Friday, March 30, 2012

Iris Unguicularis-AKA Winter Blooming Iris

Having just experienced "The Winter That Wasn't" here in Jersey, it may seem strange to be writing about a winter blooming iris, but we try to introduce you to some plants that may be unfamiliar to all of you who just remember Grandma's iris (tall bearded) growing in her back yard.

Iris Unguicularis, additionally known as Alge
rian iris, is rarely available and rarely seen. Its foliage is evergreen and is about 18" in height, forming a nice clump. The approximately 3" light purple blooms are nestled in the center of the clump.

The plant will start to bloom when the weather starts to turn cold, around November and will continue to bloom until about April, stopping its blooms if the temperature drops to 15 degrees or so. The plant above had 6 or 7 flowers blooming for months since this winter was so mild.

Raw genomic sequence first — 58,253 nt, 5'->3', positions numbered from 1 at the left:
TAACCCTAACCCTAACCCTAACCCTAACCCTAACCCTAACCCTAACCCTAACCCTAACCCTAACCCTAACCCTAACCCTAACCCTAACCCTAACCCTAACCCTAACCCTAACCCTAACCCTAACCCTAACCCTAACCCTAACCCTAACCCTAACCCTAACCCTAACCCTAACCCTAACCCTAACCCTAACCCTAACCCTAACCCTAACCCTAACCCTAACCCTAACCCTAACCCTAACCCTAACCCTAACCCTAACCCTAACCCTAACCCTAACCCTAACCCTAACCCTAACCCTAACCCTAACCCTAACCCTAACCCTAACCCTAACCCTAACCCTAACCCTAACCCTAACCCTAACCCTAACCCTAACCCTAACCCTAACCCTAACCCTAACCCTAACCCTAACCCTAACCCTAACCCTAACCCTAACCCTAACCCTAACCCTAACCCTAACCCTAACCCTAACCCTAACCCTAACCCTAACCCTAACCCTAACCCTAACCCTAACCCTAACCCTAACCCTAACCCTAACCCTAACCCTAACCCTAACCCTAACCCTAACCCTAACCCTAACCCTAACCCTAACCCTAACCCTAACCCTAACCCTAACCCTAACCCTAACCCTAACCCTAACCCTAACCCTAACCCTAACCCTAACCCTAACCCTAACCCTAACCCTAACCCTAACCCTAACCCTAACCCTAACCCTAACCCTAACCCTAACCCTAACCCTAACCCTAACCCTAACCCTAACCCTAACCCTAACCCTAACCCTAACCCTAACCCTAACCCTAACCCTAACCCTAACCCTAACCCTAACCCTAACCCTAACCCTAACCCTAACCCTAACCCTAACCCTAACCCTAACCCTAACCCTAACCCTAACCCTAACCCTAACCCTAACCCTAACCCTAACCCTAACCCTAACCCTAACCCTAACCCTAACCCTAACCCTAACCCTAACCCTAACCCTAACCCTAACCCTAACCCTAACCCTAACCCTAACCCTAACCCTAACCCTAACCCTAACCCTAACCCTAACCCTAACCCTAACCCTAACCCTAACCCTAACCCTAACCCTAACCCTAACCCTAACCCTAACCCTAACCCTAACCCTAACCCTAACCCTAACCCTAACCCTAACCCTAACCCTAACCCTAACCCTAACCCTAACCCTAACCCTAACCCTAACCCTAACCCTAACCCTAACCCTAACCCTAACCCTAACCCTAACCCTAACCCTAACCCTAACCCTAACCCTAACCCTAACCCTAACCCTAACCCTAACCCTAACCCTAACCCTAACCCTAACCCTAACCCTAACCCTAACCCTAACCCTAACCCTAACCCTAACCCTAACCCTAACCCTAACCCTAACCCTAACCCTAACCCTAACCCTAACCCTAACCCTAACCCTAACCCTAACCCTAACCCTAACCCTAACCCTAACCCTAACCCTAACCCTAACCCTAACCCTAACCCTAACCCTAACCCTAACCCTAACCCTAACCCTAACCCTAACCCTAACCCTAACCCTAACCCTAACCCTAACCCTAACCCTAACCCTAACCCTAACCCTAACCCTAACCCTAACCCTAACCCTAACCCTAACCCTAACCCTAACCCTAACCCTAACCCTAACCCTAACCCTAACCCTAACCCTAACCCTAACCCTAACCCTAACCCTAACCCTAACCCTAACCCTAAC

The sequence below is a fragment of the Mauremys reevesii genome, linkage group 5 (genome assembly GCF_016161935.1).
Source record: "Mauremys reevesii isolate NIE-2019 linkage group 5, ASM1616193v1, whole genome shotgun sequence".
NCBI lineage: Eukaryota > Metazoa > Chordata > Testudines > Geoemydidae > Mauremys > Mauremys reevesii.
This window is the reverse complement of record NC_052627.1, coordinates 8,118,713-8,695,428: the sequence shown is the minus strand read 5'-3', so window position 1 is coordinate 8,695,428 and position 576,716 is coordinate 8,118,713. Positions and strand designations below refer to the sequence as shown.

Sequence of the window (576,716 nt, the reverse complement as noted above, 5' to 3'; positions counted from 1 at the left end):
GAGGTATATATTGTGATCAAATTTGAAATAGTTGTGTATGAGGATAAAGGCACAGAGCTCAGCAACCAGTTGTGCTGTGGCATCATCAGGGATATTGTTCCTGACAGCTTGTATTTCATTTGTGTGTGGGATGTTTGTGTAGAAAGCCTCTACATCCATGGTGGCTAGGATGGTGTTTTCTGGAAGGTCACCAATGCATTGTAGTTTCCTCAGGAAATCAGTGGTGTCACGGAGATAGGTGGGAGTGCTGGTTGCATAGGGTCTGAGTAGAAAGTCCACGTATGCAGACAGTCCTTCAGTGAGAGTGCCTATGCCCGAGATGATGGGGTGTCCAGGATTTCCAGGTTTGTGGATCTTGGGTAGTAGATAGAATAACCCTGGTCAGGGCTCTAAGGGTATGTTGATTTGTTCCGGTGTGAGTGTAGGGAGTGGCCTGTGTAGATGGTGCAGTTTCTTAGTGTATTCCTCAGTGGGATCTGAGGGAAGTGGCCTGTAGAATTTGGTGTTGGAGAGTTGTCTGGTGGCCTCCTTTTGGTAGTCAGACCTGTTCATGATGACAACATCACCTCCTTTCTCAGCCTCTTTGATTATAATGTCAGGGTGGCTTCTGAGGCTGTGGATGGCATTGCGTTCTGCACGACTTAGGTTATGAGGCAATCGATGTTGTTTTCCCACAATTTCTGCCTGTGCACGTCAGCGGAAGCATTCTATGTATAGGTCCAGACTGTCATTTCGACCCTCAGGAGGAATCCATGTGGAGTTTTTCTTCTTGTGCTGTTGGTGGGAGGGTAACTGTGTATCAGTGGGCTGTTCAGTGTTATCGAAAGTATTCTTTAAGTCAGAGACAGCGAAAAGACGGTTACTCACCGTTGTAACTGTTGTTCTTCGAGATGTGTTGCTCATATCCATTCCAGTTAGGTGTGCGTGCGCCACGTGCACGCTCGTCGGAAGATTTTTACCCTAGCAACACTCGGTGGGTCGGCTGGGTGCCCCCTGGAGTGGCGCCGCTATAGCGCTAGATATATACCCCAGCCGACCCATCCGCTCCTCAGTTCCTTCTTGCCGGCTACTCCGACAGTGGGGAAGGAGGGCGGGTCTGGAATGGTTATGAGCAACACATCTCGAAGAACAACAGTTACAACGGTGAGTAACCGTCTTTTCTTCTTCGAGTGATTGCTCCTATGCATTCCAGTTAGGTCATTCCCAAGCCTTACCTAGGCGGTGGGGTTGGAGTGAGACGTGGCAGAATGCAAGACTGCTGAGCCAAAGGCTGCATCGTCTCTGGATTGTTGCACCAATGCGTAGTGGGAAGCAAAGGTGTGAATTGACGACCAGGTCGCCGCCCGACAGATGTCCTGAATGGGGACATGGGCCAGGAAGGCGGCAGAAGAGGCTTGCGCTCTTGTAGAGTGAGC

Winter Blooming Iris does well in a warm, dry location in
zones 7-9 and really seems to thrive on neglect. When you come upon it in the garden in January or February in full bloom, it really surprises you. The color and size of the flowers make you think of spring, not winter.

The iris should be planted in the early fall by division. It takes a couple of years to form a nice size blooming clump.

With the warm weather continuing, we expect it to be an early year for all our plants, so as we watch the flowers fade on the Winter Blooming Iris, we welcome the burst of color that spring brings and await the first blossoms on our bearded iris.

Look forward to seeing you at the farm!

Happy Spring!

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